Our State of the Union is crying for real leadership that thinks about the whole and not its half. And that applies to both sides.
Our State of the Union has never been as disrespectful as it sits right now. Sure, we've had troubled eras in our history that have been filled with more hate and more civil violence, but the level of disrespect and the lack of civility is startling.
So, in some ways, the biggest takeaway in our State of the Union was clear: We have far too many in Washington who are partisans before they are patriots.
And that divide — did you know the latest Gallup Poll has an 84-percent swing in Trump's approval rating between Dems and GOPers, and that is nonsensically skewed on each side? — is only growing.
And that growing divide is being hastened rather than halted by each party.
Speaking of questionable leadership
The more wrinkles of the Mark Dantonio story that come into the light, the more it smells.
Dantonio pulled the Urban Meyer "wants to spend more time with his family," and I think we all can understand that sentiment.
But man, the timing of this feels like there's more to this than just a wealthy dude wanting to reconnect with his family.
First, let's just say that a few years ago, there was a hard argument that Michigan State had as good a 1-2 head coaching punch as anyone in the country in men's hoops and football with Tom Izzo and Dantonio.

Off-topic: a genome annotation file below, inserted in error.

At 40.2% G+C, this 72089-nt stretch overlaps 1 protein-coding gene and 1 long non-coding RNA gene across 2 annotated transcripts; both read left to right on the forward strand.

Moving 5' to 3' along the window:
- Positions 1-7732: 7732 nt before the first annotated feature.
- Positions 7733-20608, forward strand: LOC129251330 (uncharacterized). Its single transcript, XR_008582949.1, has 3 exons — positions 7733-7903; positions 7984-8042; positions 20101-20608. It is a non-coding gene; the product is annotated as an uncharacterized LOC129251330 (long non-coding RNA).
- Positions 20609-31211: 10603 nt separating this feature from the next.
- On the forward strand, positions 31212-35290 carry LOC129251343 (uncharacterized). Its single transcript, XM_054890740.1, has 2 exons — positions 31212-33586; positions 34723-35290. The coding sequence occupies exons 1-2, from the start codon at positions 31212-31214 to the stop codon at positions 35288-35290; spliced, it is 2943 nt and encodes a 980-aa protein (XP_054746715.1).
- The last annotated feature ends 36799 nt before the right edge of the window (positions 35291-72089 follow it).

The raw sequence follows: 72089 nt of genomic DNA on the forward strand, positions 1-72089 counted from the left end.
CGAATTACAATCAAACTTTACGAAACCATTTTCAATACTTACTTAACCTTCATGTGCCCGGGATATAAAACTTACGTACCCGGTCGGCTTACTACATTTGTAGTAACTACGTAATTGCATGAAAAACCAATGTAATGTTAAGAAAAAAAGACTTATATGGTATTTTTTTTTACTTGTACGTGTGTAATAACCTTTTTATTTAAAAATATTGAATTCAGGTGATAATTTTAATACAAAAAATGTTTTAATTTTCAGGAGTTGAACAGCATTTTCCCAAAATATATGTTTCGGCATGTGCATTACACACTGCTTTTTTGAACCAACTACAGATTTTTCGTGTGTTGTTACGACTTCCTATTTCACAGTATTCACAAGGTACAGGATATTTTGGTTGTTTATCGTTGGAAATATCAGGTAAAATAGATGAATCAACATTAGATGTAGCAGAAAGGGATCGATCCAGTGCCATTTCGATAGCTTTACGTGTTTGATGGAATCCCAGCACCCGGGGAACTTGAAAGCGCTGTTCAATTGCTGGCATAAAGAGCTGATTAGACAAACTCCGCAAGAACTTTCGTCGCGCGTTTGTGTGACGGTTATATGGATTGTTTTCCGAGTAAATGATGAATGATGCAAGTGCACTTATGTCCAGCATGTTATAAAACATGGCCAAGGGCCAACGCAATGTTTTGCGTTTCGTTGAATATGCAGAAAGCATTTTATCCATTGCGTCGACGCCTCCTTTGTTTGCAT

Well, the off-the-field issues have cast a serious shadow on each program and its leader. It also appears those controversies have affected the programs on the field and the court recently.
Izzo has denied a 2018 ESPN "Outside the Lines" story about allegations that he and his staff covered-up sexual assault claims against former players. (Side note: Michigan State's time in the spotlight of sexual assaults with the U.S. gymnastics stuff, too, is far from desirable.) Izzo's team started the year a near-consensus No. 1, and after losing at home to Penn State last night MSU is a very pedestrian 16-8.
But the biggest story from East Lansing on Tuesday was Dantonio stepping away from the football program.
Here are some of the facts:
— The timing is at best surreal, since today is National Signing Day, and at worst next-level disrespectful to your program and your recruits. Wow, for a guy who I am certain is pitching the "commitment" vibe to all his players through the years, cutting bait on the eve of NSD is at the least a middle finger to the program you have built.
— Here's hoping that every recruit who signed in December that wants to look around is granted an immediate release from their letter of intent. Like in the next 10 minutes. And let's not even mention how far behind the 8-ball Dantonio's timing puts those recruits.